What did you learn from growing up as a deacon?

To attempt treating everyone the way I want to be treated. Life is full of art and everybody is an artist. The church also exposed me to art and offered me access to closely study the arts.

Currently, the price of your artworks ranges from $1,500 to $10,000. Have you ever been broke?

Yes, I have been broke in the past. I have worked in a liquor store in D.C. I also have been homeless, but thanks to the Creator, I’m now able to make a living and help my family using my hands.

Did you have the chance to meet the legendary artist Alexander “Skunder” Boghossian?

Did you?

No, I only saw his artwork at the Smithsonian Museum of African Art.

Once I went to visit Skunder at his place over on U Street in Washington, D.C. I showed and told him how I admire him and his work. I kissed his feet. He was very ill and by himself when I saw him. Even though I know many artists die in despair, I pray to God to offer me a better fate.

Are you scared of death?

(He bursts out laughing and grabs his guitar. As he stands playing his guitar robustly, he looks at me, confused but still giggling)

Why do you ask that question?

Because I heard most artists, especially ones who paint or draw self-portraits, love themselves and life so much that they cling to it more than other people do.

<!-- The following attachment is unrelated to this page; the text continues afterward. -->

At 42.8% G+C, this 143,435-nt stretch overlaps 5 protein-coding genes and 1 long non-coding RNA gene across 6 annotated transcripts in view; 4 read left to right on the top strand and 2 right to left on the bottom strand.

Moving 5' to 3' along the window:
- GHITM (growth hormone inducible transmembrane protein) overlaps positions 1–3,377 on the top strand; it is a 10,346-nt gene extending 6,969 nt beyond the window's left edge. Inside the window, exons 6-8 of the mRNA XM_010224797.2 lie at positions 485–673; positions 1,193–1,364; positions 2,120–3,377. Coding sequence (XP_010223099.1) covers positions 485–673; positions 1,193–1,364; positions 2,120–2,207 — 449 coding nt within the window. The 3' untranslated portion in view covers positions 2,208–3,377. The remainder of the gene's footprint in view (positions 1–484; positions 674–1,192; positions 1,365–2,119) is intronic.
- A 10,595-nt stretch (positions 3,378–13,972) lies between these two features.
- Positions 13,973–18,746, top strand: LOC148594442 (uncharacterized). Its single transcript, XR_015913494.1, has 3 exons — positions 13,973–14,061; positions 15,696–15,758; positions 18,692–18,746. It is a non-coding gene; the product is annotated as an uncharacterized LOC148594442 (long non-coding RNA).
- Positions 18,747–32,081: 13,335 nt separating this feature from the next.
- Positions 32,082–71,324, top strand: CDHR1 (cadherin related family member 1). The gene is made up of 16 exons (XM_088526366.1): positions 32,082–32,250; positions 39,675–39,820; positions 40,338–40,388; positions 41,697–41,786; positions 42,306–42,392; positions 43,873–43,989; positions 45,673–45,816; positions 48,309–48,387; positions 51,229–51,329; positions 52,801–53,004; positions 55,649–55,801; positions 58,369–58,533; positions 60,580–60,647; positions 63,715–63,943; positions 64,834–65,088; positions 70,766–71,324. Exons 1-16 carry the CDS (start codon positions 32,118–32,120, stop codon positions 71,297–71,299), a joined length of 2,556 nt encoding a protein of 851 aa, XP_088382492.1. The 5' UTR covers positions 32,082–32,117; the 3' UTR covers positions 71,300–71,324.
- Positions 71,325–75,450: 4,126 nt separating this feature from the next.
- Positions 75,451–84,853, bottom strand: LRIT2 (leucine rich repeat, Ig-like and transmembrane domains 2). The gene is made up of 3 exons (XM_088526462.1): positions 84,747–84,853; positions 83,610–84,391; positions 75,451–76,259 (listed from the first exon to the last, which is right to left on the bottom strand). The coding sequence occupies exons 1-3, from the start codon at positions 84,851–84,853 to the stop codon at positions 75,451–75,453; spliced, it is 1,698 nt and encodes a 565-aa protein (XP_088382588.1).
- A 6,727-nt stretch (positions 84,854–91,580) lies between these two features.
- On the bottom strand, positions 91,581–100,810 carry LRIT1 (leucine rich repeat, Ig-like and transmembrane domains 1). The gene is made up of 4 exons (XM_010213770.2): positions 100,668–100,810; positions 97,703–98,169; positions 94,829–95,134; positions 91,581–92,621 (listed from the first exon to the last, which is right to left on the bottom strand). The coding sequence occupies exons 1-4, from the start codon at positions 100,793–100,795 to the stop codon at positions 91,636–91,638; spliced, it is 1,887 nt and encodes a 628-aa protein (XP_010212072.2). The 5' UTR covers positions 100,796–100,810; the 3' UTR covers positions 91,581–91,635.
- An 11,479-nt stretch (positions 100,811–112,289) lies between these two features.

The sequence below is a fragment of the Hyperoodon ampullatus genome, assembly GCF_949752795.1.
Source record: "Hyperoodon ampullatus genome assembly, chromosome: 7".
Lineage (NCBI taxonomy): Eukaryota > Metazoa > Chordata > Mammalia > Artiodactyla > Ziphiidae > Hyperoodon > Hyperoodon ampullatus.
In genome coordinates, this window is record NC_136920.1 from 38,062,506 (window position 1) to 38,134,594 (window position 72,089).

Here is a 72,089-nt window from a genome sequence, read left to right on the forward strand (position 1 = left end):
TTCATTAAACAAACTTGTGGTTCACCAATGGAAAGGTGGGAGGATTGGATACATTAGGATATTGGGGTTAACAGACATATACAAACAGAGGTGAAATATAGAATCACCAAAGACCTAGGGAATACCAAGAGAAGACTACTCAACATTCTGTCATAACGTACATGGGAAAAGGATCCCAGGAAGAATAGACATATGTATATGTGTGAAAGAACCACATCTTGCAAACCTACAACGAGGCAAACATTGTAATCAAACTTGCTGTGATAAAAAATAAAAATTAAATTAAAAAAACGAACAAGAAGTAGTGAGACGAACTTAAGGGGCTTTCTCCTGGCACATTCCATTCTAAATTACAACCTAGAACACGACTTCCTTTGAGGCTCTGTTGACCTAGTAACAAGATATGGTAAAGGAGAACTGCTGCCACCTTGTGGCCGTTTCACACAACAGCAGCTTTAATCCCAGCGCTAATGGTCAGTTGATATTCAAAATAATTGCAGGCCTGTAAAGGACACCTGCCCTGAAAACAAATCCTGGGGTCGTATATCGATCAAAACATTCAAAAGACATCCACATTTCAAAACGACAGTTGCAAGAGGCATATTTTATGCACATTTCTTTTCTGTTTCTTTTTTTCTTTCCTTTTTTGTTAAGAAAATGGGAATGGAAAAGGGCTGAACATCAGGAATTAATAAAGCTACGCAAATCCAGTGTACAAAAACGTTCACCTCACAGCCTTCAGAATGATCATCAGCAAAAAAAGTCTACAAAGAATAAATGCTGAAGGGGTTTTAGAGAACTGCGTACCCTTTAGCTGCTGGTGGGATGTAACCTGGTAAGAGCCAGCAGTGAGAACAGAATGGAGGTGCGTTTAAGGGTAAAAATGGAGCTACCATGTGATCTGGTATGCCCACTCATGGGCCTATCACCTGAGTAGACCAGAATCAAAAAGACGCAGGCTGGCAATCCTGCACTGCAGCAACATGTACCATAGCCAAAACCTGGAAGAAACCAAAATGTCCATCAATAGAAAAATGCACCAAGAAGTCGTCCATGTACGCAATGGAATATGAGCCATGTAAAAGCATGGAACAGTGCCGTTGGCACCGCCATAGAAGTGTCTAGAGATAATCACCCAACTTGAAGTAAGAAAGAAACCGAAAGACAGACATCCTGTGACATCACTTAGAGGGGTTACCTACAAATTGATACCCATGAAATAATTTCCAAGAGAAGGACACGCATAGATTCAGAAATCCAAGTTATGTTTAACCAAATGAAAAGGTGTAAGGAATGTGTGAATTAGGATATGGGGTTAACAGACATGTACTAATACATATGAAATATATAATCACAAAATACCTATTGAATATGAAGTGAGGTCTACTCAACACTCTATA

That may be true. Even though my artwork so far has tended to be gloomy, I myself am an extremely happy person. I am constantly attempting to free myself from negative, constricted feelings, and to increase harmony within myself. I used to paint many rattraps without knowing it was coming from my unconscious mind that was crowded with many unleashed thoughts and emotions. To tell you the truth, more than death I am scared of any imprisonment.

Me too!

Then you should understand why I hesitated to allow you to quote the sentence that you wanted to use for your article on the Second Annual Blen Show. To help you understand more, I would like to show you a paragraph from my book Kejzet.

We can’t understand many things through words; it shouldn’t be that way either. Our first mistake is that we attempt to understand everything with a specific terminology. We should know that there are ways and ideas beyond words.

Misunderstanding is rampant. When I was in Addis, I enjoyed staying around the Addis Ababa University to visit friends. While many were extremely supportive, some strongly believed that the younger artists shouldn’t follow my footsteps because they thought I was “crazy.” I actually did not mind that title; it freed me from other restrictive labels.

The one thing that I would like people to learn from me is to think globally – about the big picture – the Creator. I want people to avoid divisions through ethnicity, language, color, education level or any other grouping, and to find ways to enjoy every moment without judging others.

As Daniel Taye puts down his guitar, he politely asks me to leave the studio for ten minutes so that he could figure out what energy presided in his space prior to my entry. He explains that he must repossess full control of the place that he had before.

For additional information on the artist’s work please visit and 28/ethiopian.taye/

Self-Portrait of Artist Daniel Taye
The Artist in his Studio

Internet links

Daniel Taye's web site